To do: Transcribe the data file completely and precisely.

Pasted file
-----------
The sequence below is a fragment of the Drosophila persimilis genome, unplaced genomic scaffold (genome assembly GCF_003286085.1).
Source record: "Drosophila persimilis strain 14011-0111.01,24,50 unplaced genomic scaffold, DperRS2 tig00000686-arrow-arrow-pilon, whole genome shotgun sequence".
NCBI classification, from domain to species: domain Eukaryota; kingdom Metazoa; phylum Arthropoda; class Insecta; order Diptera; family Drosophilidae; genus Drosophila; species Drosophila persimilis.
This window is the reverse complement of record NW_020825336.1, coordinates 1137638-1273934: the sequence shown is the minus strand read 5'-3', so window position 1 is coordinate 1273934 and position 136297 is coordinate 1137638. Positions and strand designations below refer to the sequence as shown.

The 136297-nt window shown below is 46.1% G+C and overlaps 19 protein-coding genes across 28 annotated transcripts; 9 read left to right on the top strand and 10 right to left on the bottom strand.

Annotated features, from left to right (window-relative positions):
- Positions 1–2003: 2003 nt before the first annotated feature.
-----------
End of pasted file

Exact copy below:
The sequence below is a fragment of the Drosophila persimilis genome, unplaced genomic scaffold (genome assembly GCF_003286085.1).
Source record: "Drosophila persimilis strain 14011-0111.01,24,50 unplaced genomic scaffold, DperRS2 tig00000686-arrow-arrow-pilon, whole genome shotgun sequence".
NCBI classification, from domain to species: domain Eukaryota; kingdom Metazoa; phylum Arthropoda; class Insecta; order Diptera; family Drosophilidae; genus Drosophila; species Drosophila persimilis.
This window is the reverse complement of record NW_020825336.1, coordinates 1137638-1273934: the sequence shown is the minus strand read 5'-3', so window position 1 is coordinate 1273934 and position 136297 is coordinate 1137638. Positions and strand designations below refer to the sequence as shown.

The 136297-nt window shown below is 46.1% G+C and overlaps 19 protein-coding genes across 28 annotated transcripts; 9 read left to right on the top strand and 10 right to left on the bottom strand.

Annotated features, from left to right (window-relative positions):
- Positions 1–2003: 2003 nt before the first annotated feature.